Thanksgiving and the holidays are the most wonderful time of the year, right? If we are to believe the massive marketing machine, the approaching holidays are filled with happy families and couples, who prepare perfect meals, have perfect homes, and spend family gatherings in perfect harmony. When our lives don’t quite match up, we may feel disappointed or depressed. Certainly, the holidays CAN be wonderful, but some may need to prepare ahead of time to deal with increased stress and potential conflicts at family gatherings.
Stress is on the rise in America and it increases with the holidays, particularly for women who feel the need to pull off large meals and gatherings and shopping. Money stress is a factor as well for many individuals and families during the holidays.
Many people reported looking forward to the holidays as a time of good cheer. The holidays are the time of year when people report focusing more on their friends and on their family. Stress does increase for certain groups during the holidays: those who feel particular responsibility for the family, like women, and those who struggle to find the extra income to afford the holidays, like lower middle income individuals. Holiday Stress Research
As the turkeys get ready to go into the oven and holiday party invitations start going out, here are a few ways to avoid family conflict during the holidays:
Don’t over-schedule – pick the most important (and fun!) parties and gathering to attend. Saying “no, thank you” may save you on extra stress.
Anticipate stressors in advance – where were the problem areas in the past? What situations were uncomfortable or simply unacceptable? Identify and then choose if you are willing to be in that situation again.
Plan restorative time for yourself – make a day spa appointment! Ensure you are getting enough sleep and maintaining as normal of a schedule as possible.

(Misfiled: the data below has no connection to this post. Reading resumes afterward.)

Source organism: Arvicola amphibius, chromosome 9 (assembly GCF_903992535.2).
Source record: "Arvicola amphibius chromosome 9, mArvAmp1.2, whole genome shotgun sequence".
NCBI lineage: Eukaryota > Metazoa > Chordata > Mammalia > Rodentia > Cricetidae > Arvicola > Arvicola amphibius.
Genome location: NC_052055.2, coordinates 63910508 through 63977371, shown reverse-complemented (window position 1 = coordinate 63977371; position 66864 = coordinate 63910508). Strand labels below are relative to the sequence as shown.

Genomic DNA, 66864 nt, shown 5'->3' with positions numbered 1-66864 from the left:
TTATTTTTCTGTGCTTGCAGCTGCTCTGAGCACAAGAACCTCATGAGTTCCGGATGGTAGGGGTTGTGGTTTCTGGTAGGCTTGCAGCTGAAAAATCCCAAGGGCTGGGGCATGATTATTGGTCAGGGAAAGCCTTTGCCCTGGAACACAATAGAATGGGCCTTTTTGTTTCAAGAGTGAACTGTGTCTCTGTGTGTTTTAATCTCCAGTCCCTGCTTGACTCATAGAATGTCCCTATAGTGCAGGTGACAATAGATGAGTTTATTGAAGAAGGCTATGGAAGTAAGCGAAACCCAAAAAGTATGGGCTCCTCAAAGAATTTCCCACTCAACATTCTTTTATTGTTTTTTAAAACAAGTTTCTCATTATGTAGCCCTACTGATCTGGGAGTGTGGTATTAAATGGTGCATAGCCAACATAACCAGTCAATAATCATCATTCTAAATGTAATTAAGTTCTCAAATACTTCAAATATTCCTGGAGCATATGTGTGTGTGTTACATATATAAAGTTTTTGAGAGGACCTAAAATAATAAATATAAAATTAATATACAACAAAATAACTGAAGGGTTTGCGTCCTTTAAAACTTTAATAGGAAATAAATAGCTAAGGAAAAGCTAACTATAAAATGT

Prepare neutral responses in advance – There are a couple ways to save your sanity at family gatherings, says Dr. Jeffrey Greeson, assistant professor of psychiatry and behavioral sciences at Duke University School of Medicine, in Durham, N.C.. If you know there are going to be conflicts, prepare a neutral response, such as, “Let’s talk about that another time,” or, “I can see how you would feel that way.”
Then escape to the restroom, offer to help in the kitchen, or go hang out with the kids. And it always helps to call a good friend if you need a sympathetic ear. (CBS tips for avoiding triggers)
Help others – find meaning in the season by offering to volunteer or contribute to a favorite cause. Focus on the positives of the holiday season rather than the stress.
Start the family gatherings with a gratitude practice – get in the swing of the holiday season by asking everyone to share what they are grateful for! Beginning with a positive may help everyone stay positive.
Take a deep breath and say “no, thank you” – saying no may be your best bet for the most intense situations. Keep a smile on your face and simply decline.
All of us at Fire Power Seminars wish you and yours a healthy, stress-free holiday season! For those that may need some empowerment sessions (did we mention board breaking is a great way to relieve stress?), contact Karen at 954.232.4486 or Karen@FirePowerSeminars.com